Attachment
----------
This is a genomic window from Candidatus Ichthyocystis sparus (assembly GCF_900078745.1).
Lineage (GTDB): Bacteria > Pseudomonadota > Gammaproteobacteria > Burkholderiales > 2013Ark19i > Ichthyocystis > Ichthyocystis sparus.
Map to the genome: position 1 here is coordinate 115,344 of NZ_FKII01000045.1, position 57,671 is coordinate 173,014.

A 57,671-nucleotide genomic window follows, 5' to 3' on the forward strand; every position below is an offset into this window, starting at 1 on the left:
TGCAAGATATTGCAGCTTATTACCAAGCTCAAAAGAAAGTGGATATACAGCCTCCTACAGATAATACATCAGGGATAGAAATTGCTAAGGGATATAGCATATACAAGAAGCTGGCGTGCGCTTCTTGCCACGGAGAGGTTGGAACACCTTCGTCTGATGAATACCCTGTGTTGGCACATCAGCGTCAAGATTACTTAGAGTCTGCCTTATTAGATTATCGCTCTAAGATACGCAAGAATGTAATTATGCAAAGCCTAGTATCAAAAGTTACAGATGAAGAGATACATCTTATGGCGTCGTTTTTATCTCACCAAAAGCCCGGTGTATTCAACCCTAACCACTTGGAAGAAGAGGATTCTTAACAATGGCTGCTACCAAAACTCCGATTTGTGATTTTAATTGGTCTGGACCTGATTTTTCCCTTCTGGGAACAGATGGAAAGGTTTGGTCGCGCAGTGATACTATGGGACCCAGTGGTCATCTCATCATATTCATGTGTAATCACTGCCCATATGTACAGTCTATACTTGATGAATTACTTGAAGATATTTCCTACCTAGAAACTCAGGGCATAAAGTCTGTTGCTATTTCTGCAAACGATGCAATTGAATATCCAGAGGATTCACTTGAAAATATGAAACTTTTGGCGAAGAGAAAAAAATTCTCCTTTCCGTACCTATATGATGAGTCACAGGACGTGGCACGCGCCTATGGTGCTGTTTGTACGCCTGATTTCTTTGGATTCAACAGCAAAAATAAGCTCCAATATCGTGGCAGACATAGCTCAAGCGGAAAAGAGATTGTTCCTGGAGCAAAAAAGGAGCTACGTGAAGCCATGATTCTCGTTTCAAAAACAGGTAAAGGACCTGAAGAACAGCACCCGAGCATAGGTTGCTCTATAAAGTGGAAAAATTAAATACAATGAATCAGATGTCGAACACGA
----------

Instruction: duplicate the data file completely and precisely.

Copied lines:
This is a genomic window from Candidatus Ichthyocystis sparus (assembly GCF_900078745.1).
Lineage (GTDB): Bacteria > Pseudomonadota > Gammaproteobacteria > Burkholderiales > 2013Ark19i > Ichthyocystis > Ichthyocystis sparus.
Map to the genome: position 1 here is coordinate 115,344 of NZ_FKII01000045.1, position 57,671 is coordinate 173,014.

A 57,671-nucleotide genomic window follows, 5' to 3' on the forward strand; every position below is an offset into this window, starting at 1 on the left:
TGCAAGATATTGCAGCTTATTACCAAGCTCAAAAGAAAGTGGATATACAGCCTCCTACAGATAATACATCAGGGATAGAAATTGCTAAGGGATATAGCATATACAAGAAGCTGGCGTGCGCTTCTTGCCACGGAGAGGTTGGAACACCTTCGTCTGATGAATACCCTGTGTTGGCACATCAGCGTCAAGATTACTTAGAGTCTGCCTTATTAGATTATCGCTCTAAGATACGCAAGAATGTAATTATGCAAAGCCTAGTATCAAAAGTTACAGATGAAGAGATACATCTTATGGCGTCGTTTTTATCTCACCAAAAGCCCGGTGTATTCAACCCTAACCACTTGGAAGAAGAGGATTCTTAACAATGGCTGCTACCAAAACTCCGATTTGTGATTTTAATTGGTCTGGACCTGATTTTTCCCTTCTGGGAACAGATGGAAAGGTTTGGTCGCGCAGTGATACTATGGGACCCAGTGGTCATCTCATCATATTCATGTGTAATCACTGCCCATATGTACAGTCTATACTTGATGAATTACTTGAAGATATTTCCTACCTAGAAACTCAGGGCATAAAGTCTGTTGCTATTTCTGCAAACGATGCAATTGAATATCCAGAGGATTCACTTGAAAATATGAAACTTTTGGCGAAGAGAAAAAAATTCTCCTTTCCGTACCTATATGATGAGTCACAGGACGTGGCACGCGCCTATGGTGCTGTTTGTACGCCTGATTTCTTTGGATTCAACAGCAAAAATAAGCTCCAATATCGTGGCAGACATAGCTCAAGCGGAAAAGAGATTGTTCCTGGAGCAAAAAAGGAGCTACGTGAAGCCATGATTCTCGTTTCAAAAACAGGTAAAGGACCTGAAGAACAGCACCCGAGCATAGGTTGCTCTATAAAGTGGAAAAATTAAATACAATGAATCAGATGTCGAACACGA